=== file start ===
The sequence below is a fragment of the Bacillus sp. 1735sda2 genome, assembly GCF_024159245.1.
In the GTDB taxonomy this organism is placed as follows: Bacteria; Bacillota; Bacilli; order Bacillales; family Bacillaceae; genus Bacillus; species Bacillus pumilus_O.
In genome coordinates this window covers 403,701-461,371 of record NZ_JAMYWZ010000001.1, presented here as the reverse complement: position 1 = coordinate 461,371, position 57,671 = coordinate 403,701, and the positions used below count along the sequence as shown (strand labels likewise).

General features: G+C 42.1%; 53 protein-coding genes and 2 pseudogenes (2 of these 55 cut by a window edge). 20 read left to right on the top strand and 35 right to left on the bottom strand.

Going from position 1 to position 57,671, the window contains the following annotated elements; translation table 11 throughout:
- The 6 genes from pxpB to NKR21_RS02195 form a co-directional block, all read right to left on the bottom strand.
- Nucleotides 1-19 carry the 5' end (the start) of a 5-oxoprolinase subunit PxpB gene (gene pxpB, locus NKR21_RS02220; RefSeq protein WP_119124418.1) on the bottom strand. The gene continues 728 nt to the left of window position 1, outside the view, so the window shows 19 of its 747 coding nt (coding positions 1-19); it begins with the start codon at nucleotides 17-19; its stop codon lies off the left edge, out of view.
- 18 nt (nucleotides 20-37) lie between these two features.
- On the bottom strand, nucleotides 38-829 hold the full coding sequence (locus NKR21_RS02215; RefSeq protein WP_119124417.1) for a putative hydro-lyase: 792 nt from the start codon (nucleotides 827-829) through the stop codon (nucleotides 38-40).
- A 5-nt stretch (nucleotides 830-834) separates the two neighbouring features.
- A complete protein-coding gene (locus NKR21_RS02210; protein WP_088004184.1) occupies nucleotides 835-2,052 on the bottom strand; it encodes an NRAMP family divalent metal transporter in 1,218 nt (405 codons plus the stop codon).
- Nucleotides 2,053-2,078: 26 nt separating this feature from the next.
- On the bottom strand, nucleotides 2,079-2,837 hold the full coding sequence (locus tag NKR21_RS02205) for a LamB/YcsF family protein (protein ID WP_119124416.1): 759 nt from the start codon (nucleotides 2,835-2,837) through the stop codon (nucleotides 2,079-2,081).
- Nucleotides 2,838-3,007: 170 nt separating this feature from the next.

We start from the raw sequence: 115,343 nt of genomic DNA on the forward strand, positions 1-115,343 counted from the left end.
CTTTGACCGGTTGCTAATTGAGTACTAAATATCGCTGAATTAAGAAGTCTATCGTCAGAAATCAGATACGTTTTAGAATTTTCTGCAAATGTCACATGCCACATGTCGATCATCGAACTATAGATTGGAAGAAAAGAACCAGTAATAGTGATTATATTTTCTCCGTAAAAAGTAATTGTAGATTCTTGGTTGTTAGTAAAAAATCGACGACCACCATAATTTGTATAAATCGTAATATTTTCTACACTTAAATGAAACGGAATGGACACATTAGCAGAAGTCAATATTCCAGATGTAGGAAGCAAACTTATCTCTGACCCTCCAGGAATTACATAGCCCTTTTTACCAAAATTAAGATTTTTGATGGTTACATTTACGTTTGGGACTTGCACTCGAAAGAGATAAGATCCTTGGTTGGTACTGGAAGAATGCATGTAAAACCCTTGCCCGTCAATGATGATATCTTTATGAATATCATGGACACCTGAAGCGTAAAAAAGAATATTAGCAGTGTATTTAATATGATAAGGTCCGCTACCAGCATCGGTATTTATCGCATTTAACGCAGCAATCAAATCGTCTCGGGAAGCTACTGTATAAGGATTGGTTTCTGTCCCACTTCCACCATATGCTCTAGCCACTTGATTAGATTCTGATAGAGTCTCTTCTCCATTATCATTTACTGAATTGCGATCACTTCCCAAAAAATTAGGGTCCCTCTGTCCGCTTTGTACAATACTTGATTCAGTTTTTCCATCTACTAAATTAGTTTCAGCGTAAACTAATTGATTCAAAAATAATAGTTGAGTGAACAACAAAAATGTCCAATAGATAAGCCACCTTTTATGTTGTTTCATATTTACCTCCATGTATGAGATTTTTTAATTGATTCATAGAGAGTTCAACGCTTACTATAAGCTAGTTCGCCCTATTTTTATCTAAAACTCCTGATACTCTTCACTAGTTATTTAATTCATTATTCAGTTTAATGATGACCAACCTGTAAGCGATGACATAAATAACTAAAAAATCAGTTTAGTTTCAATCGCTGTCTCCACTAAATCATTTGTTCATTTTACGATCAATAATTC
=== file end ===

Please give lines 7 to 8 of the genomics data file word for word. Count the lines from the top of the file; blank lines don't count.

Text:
- Nucleotides 1-19 carry the 5' end (the start) of a 5-oxoprolinase subunit PxpB gene (gene pxpB, locus NKR21_RS02220; RefSeq protein WP_119124418.1) on the bottom strand. The gene continues 728 nt to the left of window position 1, outside the view, so the window shows 19 of its 747 coding nt (coding positions 1-19); it begins with the start codon at nucleotides 17-19; its stop codon lies off the left edge, out of view.
- 18 nt (nucleotides 20-37) lie between these two features.